'Hunger Games' catches fire in 2nd go-round
Murray Close / Lionsgate
Katniss Everdeen (Jennifer Lawrence), Peeta Mellark (Josh Hutcherson) and Haymitch Abernathy (Woody Harrelson) get what appears to be a stormtrooper escort in a scene from "The Hunger Games: Catching Fire."
Murray Close / Lionsgate
Sam Claflin as Finnick Odair, whose bare chest signals a possible love interest for Jennifer Lawrence's Katniss Everdeen in "The Hunger Games: Catching Fire."
But "The Hunger Games: Catching Fire" is an improvement over 2012's Part One, even if designed and executed as a place-holder (complete with cliffhanger ending) rather than a full-blooded story on its own.
In the first installment we met the tragically named Katniss Everdeen (played by Jennifer Lawrence), who triumphed in the annual Hunger Games staged by an evil dictator (Donald Sutherland) and his media-savvy minions.
Katniss had to kill her competitors in the games, save for Peeta (Josh Hutcherson), with whom she feigned love interest in order to survive.
The two victors, and their drunky mentor, Haymitch (Woody Harrelson), are now paraded around in a Soviet-style pacification of the downtrodden audience, and eventually sucked back into another round of the games.
Despite the lopsided structure of the 146-minute movie, the thing manages to sustain some momentum as it goes along -- in no small part thanks to Lawrence's complete commitment to this pulpy material. And director Francis ("I Am Legend") Lawrence's style is an upgrade over the previous film's phony camera jitters.
We also get a new supporting cast with some surprisingly top-shelf talent: Philip Seymour Hoffman as a games designer, Jeffrey Wright and Jena Malone as former games victors, and newcomer/sure-thing breakout star Sam Claflin as a potential third romantic possibility for Katniss (Liam Hemsworth is around again as her small-town beau, once again sidelined from the real action).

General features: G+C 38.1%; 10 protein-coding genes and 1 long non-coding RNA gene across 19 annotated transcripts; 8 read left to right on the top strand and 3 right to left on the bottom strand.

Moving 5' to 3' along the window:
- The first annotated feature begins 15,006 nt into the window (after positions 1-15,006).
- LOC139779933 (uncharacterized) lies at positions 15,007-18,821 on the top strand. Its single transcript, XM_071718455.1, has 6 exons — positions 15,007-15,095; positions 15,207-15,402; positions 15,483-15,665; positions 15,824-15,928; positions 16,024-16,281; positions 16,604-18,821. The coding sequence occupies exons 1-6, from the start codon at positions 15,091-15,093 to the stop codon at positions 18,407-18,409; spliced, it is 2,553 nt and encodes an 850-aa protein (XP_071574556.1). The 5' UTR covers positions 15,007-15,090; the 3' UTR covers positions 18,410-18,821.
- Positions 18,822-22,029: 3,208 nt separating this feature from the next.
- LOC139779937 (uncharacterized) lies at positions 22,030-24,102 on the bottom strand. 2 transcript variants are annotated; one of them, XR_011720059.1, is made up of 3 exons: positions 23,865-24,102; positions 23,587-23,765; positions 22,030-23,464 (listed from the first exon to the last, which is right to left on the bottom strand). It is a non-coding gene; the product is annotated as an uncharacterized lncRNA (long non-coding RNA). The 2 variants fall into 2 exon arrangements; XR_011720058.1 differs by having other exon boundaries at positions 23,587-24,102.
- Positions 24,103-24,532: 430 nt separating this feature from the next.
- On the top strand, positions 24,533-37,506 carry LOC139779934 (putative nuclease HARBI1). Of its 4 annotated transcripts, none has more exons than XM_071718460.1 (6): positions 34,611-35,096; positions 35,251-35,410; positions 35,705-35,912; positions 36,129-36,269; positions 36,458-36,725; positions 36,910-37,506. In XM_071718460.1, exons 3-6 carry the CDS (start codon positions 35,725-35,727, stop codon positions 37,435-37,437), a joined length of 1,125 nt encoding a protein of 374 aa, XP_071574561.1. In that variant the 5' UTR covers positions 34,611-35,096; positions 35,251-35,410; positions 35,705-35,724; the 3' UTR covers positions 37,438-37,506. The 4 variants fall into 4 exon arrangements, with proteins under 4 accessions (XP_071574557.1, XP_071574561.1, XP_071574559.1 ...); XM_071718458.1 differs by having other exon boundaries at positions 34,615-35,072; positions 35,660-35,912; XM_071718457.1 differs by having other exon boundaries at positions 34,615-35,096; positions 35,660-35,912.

"Catching Fire" uncorks a few genuinely exciting revelations in the final minutes, which aren't quite enough to cover the absence of an actual climax for this story.
But after years of the "Twilight" movies, the audience should be prepared for that. The real goal here is to have a DVD box set, which can be power-watched as a marathon. (The final book in Suzanne Collins' literary trilogy, "Mockingjay," will be split into two films, so next time expect even more treading water.)
I still don't understand why we never see anybody in the movie actually watching the Hunger Games, given their place in this society's culture. But the franchise has to be careful with that -- criticizing the audience for its taste in mindless distraction is probably not the wisest path to blockbuster success.
"The Hunger Games: Catching Fire" (3 stars)
Part two of Suzanne Collins' bestselling series is an improvement over the 2012 original; despite a lopsided structure, it maintains some momentum and has some truly exciting revelations in its final minutes, along with the committed presence of leading lady Jennifer Lawrence.
Rated: PG-13 for violence, subject matter.
Showing: Alderwood Mall, Cinebarre, Everett, Galaxy Monroe, Marysville, Stanwood, Pacific Place, Woodinville, Casdcade Mall, Oak Harbor.
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